Pool duel: Gilroy Gators, city volley for space

Ariele Rose, from San Jose, works with Kadence Lewis, 5, from Gilroy, on doing the backstroke during mini gators practice Wednesday as part of the Gilroy Gators Swim Team at Gavilan College.

Summer in Gilroy signals 90-degree weather, the Garlic Festival and plenty of quality time playing outdoors.
For the longstanding, well-known Gilroy Gators swim club, it also ushers in a “rocky” eight weeks of being displaced from their regular practice pool and disrupting their regime to make way for the City of Gilroy’s summer recreation classes.
It’s an inconvenience the team has dealt with for years, although the situation has worsened following the recent closure of South Valley Middle School’s pool.
“It’s a bit of an annoyance for a team that’s been around so long,” admitted Gator parent Mark Craig, who has two daughters on the team. “This summer is definitely the worst that I’ve seen it.”
In light of the Gilroy Unified School District’s recent decision to shut down the beleaguered SVMS pool facility which is in need of $147,000 in repairs, one less aquatic center in Gilroy means one less default practice space for the Gators.
It’s a trying issue for parents like Lisa Filice, a Gator mom of 18 years who says being displaced from June through August due to city-run swim classes is “really disruptive” to the Gators – especially when they’re busy training for the Coast Valley Aquatic League championships in August.
With six children who grew up swimming on the team, Filice has been around long enough to understand why parents and swim coaches are pining for a sense of place and cohesiveness.
“We’re gearing up for big meets and we’re here, there, everywhere,” she said, squinting toward the Gavilan College pool, where heads covered in colorful swim caps bobbed up and down in the water during practice Wednesday.
“The biggest issue is that we don’t have a space,” Filice continued. “The minute summer hits, we get booted outta (Gilroy High School).”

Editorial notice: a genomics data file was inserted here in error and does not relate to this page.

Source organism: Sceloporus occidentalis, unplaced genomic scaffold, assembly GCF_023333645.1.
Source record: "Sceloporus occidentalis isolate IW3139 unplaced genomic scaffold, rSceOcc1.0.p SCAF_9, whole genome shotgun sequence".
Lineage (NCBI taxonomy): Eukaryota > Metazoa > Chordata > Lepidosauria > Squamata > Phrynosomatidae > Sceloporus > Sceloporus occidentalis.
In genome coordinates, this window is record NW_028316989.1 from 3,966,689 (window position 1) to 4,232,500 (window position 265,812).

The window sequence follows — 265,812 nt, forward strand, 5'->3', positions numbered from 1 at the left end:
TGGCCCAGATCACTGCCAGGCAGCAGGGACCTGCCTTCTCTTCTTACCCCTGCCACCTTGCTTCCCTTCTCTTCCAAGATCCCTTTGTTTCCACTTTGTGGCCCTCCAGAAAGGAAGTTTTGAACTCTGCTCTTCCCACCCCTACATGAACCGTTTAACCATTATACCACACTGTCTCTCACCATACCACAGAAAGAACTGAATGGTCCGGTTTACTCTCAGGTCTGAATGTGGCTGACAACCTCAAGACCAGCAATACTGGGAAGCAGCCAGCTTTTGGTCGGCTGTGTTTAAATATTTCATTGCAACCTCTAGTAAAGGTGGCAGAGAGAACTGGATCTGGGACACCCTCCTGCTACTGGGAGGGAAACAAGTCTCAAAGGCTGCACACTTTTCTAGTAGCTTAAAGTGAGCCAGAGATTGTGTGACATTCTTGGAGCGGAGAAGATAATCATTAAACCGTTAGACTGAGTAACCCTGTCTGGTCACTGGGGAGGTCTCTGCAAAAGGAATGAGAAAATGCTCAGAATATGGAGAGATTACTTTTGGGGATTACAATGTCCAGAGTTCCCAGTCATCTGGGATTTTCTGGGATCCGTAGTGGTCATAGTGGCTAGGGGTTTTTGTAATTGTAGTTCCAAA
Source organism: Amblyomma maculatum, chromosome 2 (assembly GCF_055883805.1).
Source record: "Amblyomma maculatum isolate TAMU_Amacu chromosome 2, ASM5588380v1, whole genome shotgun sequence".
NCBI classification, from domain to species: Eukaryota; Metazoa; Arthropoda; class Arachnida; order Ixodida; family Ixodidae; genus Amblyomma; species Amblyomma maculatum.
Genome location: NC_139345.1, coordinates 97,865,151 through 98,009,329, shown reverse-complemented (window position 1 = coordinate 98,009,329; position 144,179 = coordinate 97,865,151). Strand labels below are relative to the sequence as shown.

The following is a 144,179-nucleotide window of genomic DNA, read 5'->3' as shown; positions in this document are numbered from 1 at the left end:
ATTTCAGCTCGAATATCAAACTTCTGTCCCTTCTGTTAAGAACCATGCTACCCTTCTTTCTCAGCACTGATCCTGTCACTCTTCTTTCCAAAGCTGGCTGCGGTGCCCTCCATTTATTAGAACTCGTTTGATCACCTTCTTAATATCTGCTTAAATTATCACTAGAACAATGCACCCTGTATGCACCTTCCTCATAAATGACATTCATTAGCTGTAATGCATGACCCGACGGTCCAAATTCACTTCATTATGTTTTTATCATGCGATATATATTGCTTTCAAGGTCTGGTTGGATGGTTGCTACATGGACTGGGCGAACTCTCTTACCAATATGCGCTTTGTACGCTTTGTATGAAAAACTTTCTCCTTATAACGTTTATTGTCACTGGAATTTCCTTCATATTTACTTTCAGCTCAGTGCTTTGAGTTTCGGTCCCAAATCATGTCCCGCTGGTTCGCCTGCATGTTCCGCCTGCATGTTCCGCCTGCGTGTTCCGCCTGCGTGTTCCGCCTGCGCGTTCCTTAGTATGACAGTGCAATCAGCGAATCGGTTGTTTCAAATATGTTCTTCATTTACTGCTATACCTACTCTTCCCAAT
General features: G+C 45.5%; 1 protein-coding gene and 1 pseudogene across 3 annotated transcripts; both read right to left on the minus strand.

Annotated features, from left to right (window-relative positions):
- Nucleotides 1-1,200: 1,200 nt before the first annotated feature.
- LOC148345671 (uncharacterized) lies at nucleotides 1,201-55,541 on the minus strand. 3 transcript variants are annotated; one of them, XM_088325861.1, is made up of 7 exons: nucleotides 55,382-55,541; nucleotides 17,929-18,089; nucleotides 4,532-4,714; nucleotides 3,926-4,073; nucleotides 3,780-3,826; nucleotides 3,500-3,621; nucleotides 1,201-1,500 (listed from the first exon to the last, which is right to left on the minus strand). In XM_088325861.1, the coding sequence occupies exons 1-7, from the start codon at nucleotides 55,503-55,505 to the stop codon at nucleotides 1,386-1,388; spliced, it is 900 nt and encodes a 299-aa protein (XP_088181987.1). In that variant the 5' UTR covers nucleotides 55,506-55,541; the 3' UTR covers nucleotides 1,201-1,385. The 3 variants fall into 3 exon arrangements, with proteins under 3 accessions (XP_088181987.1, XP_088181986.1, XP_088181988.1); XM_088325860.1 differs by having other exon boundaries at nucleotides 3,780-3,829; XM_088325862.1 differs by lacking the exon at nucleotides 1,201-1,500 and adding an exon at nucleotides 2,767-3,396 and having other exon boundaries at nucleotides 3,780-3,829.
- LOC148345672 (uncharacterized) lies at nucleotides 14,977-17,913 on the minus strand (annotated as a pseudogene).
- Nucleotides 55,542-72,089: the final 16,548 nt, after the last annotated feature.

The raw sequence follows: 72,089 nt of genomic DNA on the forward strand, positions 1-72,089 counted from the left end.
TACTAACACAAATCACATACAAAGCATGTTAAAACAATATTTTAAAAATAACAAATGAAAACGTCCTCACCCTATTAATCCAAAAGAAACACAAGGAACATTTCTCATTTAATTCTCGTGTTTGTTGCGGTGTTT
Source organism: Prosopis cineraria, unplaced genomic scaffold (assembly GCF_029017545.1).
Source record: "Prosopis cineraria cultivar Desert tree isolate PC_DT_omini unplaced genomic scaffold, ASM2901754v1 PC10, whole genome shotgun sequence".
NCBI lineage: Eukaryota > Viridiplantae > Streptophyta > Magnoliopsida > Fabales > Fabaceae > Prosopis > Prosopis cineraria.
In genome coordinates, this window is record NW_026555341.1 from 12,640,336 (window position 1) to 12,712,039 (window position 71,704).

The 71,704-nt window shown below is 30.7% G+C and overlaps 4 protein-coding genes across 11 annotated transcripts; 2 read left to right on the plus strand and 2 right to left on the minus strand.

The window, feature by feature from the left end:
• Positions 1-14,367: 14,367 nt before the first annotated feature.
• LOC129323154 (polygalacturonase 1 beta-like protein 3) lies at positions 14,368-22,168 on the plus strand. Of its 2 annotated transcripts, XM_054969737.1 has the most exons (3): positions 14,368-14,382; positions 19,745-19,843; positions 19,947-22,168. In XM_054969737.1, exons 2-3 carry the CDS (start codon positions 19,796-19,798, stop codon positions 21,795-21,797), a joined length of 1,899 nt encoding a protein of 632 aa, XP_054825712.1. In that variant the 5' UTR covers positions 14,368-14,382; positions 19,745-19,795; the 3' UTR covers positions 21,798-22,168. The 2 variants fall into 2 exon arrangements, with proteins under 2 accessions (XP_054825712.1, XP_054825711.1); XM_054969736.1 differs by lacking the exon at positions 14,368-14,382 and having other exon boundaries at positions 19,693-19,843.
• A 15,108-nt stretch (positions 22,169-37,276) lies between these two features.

When asked about this issue, Director Maria DeLeon with the city’s recreation department said the city has a joint-use powers agreement that states, “if the school isn’t using the facility or building or pool in this case, than the city is next in line to utilize it.”
DeLeon said that the city’s swim classes are “only eight weeks out of the year – the rest of the time is all Gators … we’re only using a small percentage of time.”
Scheduling practices for this summer is especially tedious, according to the team’s board members and a handful of Gator parents.
If the 80 Gator swimmers want to practice at GHS, they must circumnavigate the city’s schedule by swimming from 7 a.m. to 9 a.m. or from 7 p.m. to 9 p.m. As it is, the Gators already pay around $700 a month to practice at GHS.
If the nonprofit team wants to practice during their normal practice slot from 5 p.m. to 7 p.m., consistency comes with a price tag.
With the GHS pool occupied by city-run swim classes from 9 a.m. to 6:30 p.m. for eight weeks during the summer, the Gators bite the bullet and pay Gavilan an extra $200 a day to use the college’s pool for two nights a week.
“We’re going to be almost not a team by the end of the summer because it’s so expensive,” said Gator board member Dawn Guillen. “It’s just a huge financial burden.”
As for the other three days where swimmers practice at GHS from 7 to 9 p.m., Gator parents like Mark Craig aren’t thrilled with their children having to swim so late into the evening. Craig’s oldest daughter, who is 9, “finished at 9 p.m. last night,” he said. “For a little kid, I don’t think that’s right.”
Three bleacher rows above Craig, a group of Gator moms watching practice together Thursday at Gavilan brought up identical concerns.